December 07, 2011
| by Grant Clauser
The Personal Chef
(average bill $5,000 and up)
At the top of the dining heap, there’s the personal chef. Here’s where someone comes to your house, finds out exactly what you want, scours the city to get the right ingredients and cooks it all up in your kitchen for an exquisite custom experience. From media servers like that, expect the best, and pay for it.
A couple of things set these servers apart from the others. Storage is one element, but even in some entry-level or DIY systems, storage can be easily expanded. Multiroom capability is very important here. What’s the use of having access to a massive library of media if you can’t enjoy it all over the house? High-quality audio and video output is also guaranteed at this level. Just as you’d expect the top restaurants in the country to only serve the best steaks, you can take it as a given that this level of product serves high-end files.
Still, one of the main differentiators is the user experience. They handle you like a fine sommelier would by guiding you through your media selections, offering you ample background information and handing it to you with a deft touch that makes you wonder why the whole world doesn’t function this easily.
Usually systems like this either rely on their own graphic touchpanel interface (such as Crestron’s Adagio server or Meridian’s Sooloos Control 15 touchpanel) or they integrate with a control company’s interface device. Most come with apps for smart phones or tablets as well.
You’d think that at the top end of the spectrum, there would be a limited selection of offerings. Surprisingly, there’s quite a few. Meridian’s Sooloos system is an exquisite example in configurations that will get audiophile-sounding tunes delivered to every room in a house. If music variety is your primary interest, then devices like Autonomic’s Mirage MM5 server will fit the order perfectly as it combines a hard drive, several streaming services as well as cloud-access and backup which will also let you get to your music via the Internet even when you’re away from the house.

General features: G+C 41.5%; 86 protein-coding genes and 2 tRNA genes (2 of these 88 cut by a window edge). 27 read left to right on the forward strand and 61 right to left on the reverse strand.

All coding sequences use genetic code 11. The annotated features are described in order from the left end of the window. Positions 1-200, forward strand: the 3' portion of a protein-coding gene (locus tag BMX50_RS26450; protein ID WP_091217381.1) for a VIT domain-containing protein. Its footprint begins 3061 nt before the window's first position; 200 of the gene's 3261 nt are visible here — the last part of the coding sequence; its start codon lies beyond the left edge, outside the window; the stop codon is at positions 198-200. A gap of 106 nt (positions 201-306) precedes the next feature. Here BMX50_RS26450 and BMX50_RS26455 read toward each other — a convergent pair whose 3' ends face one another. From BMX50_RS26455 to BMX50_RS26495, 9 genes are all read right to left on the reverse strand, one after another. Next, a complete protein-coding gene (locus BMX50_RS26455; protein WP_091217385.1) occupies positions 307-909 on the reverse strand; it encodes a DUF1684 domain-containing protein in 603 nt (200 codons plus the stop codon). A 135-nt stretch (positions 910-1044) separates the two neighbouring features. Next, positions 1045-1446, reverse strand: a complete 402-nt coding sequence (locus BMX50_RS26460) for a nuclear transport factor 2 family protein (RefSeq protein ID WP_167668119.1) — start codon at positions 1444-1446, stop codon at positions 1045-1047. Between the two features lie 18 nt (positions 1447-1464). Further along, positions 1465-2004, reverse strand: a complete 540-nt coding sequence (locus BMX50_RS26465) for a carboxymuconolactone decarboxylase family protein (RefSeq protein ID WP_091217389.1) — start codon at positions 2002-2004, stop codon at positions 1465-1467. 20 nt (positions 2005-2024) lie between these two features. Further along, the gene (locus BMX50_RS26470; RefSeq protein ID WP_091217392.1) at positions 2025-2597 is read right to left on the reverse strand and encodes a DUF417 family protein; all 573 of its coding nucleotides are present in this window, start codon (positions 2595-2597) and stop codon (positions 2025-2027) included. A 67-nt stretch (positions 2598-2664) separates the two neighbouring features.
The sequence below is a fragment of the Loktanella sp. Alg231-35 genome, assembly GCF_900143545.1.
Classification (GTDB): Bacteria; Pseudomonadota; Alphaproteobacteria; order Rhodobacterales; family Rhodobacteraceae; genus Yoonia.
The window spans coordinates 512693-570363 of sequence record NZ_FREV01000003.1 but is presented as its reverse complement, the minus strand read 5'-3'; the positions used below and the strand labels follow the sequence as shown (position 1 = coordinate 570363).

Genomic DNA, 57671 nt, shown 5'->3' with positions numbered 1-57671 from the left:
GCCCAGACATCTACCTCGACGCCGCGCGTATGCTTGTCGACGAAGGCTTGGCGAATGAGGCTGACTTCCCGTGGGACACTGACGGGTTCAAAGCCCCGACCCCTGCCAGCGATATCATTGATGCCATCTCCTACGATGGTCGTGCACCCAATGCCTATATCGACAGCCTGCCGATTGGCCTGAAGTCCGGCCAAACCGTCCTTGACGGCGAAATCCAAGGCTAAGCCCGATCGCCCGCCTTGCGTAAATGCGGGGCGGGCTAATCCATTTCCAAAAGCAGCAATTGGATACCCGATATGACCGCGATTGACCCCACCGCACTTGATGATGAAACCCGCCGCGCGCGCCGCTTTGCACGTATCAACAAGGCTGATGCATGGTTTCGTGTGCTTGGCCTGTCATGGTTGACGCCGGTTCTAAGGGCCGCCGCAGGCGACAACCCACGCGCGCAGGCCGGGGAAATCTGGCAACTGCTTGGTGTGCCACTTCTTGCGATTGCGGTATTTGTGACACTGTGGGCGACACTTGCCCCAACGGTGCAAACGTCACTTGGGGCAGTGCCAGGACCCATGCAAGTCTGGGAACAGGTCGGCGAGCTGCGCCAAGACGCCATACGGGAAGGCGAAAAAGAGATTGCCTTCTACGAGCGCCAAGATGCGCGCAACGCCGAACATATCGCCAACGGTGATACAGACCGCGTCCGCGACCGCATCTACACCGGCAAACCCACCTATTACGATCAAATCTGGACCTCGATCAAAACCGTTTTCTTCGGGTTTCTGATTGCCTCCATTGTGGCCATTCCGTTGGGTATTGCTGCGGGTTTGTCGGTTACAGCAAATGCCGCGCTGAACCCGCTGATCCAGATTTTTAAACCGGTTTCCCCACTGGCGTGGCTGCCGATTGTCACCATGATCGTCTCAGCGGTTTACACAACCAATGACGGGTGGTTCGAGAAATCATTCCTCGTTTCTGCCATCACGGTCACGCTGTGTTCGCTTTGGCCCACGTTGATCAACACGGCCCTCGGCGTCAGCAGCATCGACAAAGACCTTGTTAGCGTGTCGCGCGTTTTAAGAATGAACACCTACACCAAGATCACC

Check out our review of Autonomic’s Mirage MM5 here.
There a few products that take media serving even further by delivering you DVD and Blu-ray videos as well as music. The Vidabox system is one. It’s based on Windows Media Center, so the interface may seem familiar to people who’ve used the Media Center feature on their computers.
The top chef of this family of products is Kaleidescape. The Kaleidescape system is scalable to anyone’s media needs and able to easily help you find your way through a menu of thousands of movie and music titles. Since it stores movies losslessly on multiple hard drives, the picture experience is indistinguishable from the original Blu-ray disk. Because it’s designed as a multiroom system, you can access your collection anywhere, pause a movie in one room, then pick it up where you left off in another. The company recently launched a new feature called Kaleidescape Scenes that allows you to quickly find some of the best scenes in a movie rather than having to wade through entire films just to find a special moment. The company also offers systems preloaded with movie collections to get the user started. Collections include The Best of Blu-ray, Critics’ 150, New York Times Best DVDs, Academy Award Winners and more.
Grant Clauser has been covering home electronics for more than 10 years with editorial roles in several consumer and trade magazines. He's done ISF-level damage to hundreds of reviewed products and has had audio training from Home Acoustics Alliance and Sencore. He's also the author of the book The Trouble with Rivers
. Follow him on Twitter @geclauser.